Reprint the book

Gujarat government must withdraw textbook with objectionable epithet against Jesus Christ

Published:June 13, 2017 1:38 am
Gujarat government must withdraw textbook with objectionable epithet against Jesus Christ

A Gujarat State School Textbook Board (GSSTB) textbook for Class IX students learning Hindi as a second language has a reference to Jesus Christ as a “haivan” (demon/monster). Christian groups have been demanding for a month that the Gujarat government withdraw the books in question. GSSTB has since removed the controversial adjective from the online version of the book. The government has claimed that it is a typographical error — that “bhagvan” was misspelt as “haivan” — and ordered an inquiry. However, it has refused to withdraw the textbook citing logistical issues. This is unacceptable. The textbook, which reaches thousands of students, must be recalled and new ones with the corrected text printed and redistributed.

Inter-community relations in Gujarat have been fraught for decades now. Christians, who make up less than half a per cent of the state’s population, too have been targeted by fanatics. Through 1998 and 1999, churches and prayer meeting halls in The Dangs district were attacked and vandalised. Several other places of worship, including in Ahmedabad, were targeted. The Dangs, among the poorest districts in the country, has also been at the centre of “ghar vapasi” movements to “return” tribal Christians to the Hindu fold. Against this backdrop, referring to the fountain-head of the Christian faith as a “monster” could sharpen the polarisation and add to the insecurity of the Christian community in the state. Leaving it to teachers to tell the class that epithet in the textbook is an error may not necessarily ensure that the mistake is not internalised by the students.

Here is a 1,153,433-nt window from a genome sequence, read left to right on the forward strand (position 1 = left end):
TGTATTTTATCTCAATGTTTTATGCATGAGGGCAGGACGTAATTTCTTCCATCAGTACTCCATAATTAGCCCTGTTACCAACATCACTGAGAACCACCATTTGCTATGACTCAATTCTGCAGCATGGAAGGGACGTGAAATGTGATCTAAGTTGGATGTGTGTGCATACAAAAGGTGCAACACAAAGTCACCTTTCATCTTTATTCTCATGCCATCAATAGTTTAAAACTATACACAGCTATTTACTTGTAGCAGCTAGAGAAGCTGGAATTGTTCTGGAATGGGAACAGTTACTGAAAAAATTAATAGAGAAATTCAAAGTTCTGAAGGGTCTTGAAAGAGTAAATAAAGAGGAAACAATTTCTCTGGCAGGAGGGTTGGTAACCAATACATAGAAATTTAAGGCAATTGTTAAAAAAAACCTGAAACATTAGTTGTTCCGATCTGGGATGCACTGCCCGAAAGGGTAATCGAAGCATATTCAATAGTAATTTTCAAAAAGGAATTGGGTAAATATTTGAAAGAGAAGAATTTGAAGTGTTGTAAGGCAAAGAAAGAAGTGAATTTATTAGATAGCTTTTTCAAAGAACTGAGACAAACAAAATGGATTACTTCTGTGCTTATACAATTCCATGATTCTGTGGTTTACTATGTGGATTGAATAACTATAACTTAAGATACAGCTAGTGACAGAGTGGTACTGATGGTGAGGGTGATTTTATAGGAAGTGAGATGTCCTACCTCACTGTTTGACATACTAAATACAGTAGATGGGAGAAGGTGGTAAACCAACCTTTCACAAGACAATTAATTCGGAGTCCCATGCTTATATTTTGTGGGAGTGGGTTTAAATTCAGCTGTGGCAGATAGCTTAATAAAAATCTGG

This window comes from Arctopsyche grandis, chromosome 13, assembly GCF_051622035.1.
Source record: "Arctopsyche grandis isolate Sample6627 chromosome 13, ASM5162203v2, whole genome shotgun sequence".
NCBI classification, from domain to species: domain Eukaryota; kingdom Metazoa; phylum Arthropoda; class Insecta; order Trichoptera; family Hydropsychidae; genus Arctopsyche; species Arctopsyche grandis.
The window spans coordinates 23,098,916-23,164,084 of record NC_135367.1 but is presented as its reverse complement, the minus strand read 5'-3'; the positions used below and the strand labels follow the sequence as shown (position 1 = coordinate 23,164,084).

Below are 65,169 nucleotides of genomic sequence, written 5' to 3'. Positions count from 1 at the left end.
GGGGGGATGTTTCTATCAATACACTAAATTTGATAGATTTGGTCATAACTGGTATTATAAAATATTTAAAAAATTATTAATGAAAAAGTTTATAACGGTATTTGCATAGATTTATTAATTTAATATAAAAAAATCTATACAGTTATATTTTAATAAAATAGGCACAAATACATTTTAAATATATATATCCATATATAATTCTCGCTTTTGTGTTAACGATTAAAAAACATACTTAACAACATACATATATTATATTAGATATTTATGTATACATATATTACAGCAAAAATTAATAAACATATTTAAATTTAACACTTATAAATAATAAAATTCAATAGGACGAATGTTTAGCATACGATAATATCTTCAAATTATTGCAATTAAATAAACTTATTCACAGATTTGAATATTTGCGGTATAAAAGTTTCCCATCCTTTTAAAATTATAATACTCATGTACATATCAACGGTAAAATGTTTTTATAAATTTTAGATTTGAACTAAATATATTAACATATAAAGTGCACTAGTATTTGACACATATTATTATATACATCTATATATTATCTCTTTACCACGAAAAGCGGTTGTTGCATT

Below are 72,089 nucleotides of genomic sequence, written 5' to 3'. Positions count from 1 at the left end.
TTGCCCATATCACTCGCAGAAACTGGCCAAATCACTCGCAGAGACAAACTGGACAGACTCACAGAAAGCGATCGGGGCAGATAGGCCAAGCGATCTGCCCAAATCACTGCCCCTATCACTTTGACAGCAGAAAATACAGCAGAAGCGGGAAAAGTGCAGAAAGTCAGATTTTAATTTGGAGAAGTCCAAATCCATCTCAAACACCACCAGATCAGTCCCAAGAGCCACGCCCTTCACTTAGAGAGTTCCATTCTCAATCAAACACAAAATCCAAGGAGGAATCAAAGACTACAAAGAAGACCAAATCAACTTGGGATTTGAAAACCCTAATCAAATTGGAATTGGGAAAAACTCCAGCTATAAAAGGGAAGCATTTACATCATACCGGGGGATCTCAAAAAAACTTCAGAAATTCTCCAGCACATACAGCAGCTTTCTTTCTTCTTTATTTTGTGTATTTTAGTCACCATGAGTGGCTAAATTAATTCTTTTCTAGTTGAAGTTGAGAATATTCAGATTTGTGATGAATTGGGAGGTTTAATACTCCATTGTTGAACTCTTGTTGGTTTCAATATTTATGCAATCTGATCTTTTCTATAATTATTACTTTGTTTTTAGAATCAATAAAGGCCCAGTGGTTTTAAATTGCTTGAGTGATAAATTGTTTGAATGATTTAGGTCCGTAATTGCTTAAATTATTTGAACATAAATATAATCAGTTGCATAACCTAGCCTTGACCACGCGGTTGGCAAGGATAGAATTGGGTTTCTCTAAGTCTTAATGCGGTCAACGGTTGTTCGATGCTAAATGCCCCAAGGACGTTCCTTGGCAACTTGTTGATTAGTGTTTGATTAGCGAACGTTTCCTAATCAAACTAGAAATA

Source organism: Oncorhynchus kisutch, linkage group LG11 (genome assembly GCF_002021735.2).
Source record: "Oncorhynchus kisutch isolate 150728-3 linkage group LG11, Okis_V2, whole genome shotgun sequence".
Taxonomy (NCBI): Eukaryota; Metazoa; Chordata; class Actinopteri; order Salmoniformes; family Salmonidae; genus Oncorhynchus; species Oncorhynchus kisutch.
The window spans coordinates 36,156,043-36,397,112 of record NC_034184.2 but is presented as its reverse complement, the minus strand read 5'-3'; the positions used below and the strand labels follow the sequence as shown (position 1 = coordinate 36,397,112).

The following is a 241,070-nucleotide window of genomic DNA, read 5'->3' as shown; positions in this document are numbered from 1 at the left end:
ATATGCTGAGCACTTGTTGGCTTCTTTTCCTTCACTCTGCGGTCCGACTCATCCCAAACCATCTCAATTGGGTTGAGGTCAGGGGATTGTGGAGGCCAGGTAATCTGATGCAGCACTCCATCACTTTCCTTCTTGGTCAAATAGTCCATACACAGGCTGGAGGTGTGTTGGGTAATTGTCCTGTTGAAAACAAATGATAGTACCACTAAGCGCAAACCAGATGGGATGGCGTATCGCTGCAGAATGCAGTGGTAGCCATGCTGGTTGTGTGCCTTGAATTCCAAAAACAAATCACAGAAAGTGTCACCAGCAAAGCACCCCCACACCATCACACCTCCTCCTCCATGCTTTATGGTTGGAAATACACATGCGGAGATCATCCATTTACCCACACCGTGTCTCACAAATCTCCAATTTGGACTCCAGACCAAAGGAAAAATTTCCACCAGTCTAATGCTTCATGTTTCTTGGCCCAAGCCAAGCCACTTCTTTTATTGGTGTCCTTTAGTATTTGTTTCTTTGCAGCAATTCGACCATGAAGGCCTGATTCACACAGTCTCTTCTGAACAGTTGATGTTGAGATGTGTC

The objectionable reference to Christ occurs in a chapter titled “Bharatiya sanskriti me guru-shishya sambandh” (the teacher-disciple relationship in Indian culture). Here, Christ is not discussed as a Semitic religious figure, but spoken about in the context of an aspect of his life and words that has a bearing on Indian culture. The text mentions that Christ as a guru loved and respected his disciples. This is a Christ who has evoked respect and admiration among many non-Christians in India as well. His teachings were a seminal influence on Gandhi. The cost of reprinting the textbook and the logistics of distribution pale against the potential damage the error can inflict.

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